Inter-comparison of air pollutant concentrations in different indoor environments in Hong Kong

Shun Cheng Lee, Hai Guo, Wai Ming Li, Lo Yin Chan

Research output: Journal article publicationJournal articleAcademic researchpeer-review

187 Citations (Scopus)


Indoor air quality in selected indoor environments in Hong Kong such as homes, offices, schools, shopping malls and restaurants were investigated. Average CO2levels and total bacteria counts in air-conditioned classrooms, shopping malls and restaurants were comparatively higher than those measured in occupied offices and homes. Elevated CO2levels exceeding 1000ppm and total bacteria counts resulted from high occupancy combined with inadequate ventilation. Average PM10levels were usually higher indoors than outdoors in homes, shopping malls and restaurants. The highest indoor PM10levels were observed at investigated restaurants due to the presence of cigarette smoking and extensive use of gas stoves for cooking. The restaurants and shopping malls investigated had higher formaldehyde levels than other indoor environments when building material, smoking and internal renovation work were present. Volatile organic compounds (VOCs) in both indoor and outdoor environments mainly resulted from vehicle exhaust emissions. It was observed that interior decoration work and the use of industrial solvents in an indoor environment could significantly increase the indoor levels of VOCs.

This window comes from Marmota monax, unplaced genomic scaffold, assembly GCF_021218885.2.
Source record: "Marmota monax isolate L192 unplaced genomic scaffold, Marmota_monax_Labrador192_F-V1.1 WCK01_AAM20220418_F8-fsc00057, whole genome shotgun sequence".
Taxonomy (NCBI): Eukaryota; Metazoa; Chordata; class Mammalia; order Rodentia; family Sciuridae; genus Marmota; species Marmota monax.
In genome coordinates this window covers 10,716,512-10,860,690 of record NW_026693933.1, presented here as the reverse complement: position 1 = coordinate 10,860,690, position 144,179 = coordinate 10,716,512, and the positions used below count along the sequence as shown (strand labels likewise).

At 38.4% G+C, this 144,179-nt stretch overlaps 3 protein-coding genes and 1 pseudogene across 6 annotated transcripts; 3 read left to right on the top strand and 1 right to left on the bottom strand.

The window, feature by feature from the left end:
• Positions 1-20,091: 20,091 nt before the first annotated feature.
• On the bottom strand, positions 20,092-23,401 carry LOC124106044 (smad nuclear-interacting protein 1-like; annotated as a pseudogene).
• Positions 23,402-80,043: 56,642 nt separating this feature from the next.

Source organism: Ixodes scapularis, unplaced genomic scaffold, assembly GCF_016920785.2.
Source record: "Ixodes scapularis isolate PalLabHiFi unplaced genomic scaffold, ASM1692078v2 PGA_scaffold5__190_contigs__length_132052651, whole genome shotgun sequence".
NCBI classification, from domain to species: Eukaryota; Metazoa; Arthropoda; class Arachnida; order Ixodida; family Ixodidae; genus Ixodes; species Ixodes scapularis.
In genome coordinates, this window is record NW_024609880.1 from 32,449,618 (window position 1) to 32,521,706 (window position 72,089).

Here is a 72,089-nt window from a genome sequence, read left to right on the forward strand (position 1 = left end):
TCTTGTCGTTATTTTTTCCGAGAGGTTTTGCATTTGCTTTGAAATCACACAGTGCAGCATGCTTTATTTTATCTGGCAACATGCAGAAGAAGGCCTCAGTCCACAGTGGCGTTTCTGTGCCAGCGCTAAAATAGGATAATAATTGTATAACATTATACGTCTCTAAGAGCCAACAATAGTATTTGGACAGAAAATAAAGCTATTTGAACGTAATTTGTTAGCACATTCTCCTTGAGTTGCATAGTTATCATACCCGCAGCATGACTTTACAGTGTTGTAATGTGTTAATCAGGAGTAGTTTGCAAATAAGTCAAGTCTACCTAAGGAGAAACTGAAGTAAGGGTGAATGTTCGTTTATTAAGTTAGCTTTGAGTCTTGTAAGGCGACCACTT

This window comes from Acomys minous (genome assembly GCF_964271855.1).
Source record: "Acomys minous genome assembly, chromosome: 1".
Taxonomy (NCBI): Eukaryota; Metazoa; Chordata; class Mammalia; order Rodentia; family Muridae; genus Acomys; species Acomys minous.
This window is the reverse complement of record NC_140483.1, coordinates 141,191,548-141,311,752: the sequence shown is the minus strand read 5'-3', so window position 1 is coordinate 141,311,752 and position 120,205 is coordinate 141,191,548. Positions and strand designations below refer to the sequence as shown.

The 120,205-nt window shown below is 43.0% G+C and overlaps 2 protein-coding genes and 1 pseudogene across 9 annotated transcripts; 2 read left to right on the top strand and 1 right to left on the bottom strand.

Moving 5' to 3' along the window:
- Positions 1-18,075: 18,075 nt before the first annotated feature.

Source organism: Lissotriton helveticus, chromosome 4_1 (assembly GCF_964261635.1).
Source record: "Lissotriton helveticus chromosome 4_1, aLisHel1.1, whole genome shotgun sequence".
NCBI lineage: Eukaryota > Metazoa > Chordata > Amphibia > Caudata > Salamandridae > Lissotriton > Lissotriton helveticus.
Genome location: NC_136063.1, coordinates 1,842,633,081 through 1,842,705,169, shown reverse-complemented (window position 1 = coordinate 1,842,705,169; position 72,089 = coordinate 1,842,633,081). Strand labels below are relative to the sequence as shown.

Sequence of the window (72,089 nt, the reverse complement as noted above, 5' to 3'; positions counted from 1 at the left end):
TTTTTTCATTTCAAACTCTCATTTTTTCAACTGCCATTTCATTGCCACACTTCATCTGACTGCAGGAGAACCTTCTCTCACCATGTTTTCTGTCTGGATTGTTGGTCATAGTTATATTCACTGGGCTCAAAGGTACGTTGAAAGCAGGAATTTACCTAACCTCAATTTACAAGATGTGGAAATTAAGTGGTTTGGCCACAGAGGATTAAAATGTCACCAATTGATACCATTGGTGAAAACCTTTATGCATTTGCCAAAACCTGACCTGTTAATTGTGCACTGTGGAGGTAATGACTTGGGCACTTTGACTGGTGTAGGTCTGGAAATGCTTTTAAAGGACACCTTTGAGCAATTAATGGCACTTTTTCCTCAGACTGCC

Original languageEnglish
Pages (from-to)1929-1940
Number of pages12
JournalAtmospheric Environment
Issue number12
Publication statusPublished - 25 Jun 2002


  • Carbon dioxide
  • Formaldehyde
  • Indoor air quality
  • PM 10
  • Total bacteria counts
  • VOCs

ASJC Scopus subject areas

  • General Environmental Science
  • Atmospheric Science


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